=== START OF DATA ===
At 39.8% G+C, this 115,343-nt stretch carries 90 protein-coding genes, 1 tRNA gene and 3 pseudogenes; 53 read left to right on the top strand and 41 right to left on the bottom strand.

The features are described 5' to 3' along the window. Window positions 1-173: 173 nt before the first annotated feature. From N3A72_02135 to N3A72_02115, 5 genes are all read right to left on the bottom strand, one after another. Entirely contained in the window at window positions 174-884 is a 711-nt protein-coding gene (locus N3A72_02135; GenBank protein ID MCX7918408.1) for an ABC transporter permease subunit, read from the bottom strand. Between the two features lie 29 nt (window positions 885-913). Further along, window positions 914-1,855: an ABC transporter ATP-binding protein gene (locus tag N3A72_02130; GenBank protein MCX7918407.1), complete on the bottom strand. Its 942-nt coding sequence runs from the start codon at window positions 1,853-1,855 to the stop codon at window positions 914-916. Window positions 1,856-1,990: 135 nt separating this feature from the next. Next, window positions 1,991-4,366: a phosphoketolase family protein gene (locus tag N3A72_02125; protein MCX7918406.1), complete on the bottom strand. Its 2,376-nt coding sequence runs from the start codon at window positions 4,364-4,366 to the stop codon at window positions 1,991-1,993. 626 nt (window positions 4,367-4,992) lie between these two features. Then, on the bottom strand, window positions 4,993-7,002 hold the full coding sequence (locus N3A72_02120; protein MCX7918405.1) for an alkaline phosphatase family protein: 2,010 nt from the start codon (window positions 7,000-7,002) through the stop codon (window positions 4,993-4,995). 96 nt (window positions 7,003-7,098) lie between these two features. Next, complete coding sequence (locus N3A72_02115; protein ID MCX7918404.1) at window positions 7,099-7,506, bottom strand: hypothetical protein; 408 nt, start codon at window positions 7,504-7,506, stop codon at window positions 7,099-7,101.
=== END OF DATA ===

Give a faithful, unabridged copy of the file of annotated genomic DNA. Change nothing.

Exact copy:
At 39.8% G+C, this 115,343-nt stretch carries 90 protein-coding genes, 1 tRNA gene and 3 pseudogenes; 53 read left to right on the top strand and 41 right to left on the bottom strand.

The features are described 5' to 3' along the window. Window positions 1-173: 173 nt before the first annotated feature. From N3A72_02135 to N3A72_02115, 5 genes are all read right to left on the bottom strand, one after another. Entirely contained in the window at window positions 174-884 is a 711-nt protein-coding gene (locus N3A72_02135; GenBank protein ID MCX7918408.1) for an ABC transporter permease subunit, read from the bottom strand. Between the two features lie 29 nt (window positions 885-913). Further along, window positions 914-1,855: an ABC transporter ATP-binding protein gene (locus tag N3A72_02130; GenBank protein MCX7918407.1), complete on the bottom strand. Its 942-nt coding sequence runs from the start codon at window positions 1,853-1,855 to the stop codon at window positions 914-916. Window positions 1,856-1,990: 135 nt separating this feature from the next. Next, window positions 1,991-4,366: a phosphoketolase family protein gene (locus tag N3A72_02125; protein MCX7918406.1), complete on the bottom strand. Its 2,376-nt coding sequence runs from the start codon at window positions 4,364-4,366 to the stop codon at window positions 1,991-1,993. 626 nt (window positions 4,367-4,992) lie between these two features. Then, on the bottom strand, window positions 4,993-7,002 hold the full coding sequence (locus N3A72_02120; protein MCX7918405.1) for an alkaline phosphatase family protein: 2,010 nt from the start codon (window positions 7,000-7,002) through the stop codon (window positions 4,993-4,995). 96 nt (window positions 7,003-7,098) lie between these two features. Next, complete coding sequence (locus N3A72_02115; protein ID MCX7918404.1) at window positions 7,099-7,506, bottom strand: hypothetical protein; 408 nt, start codon at window positions 7,504-7,506, stop codon at window positions 7,099-7,101.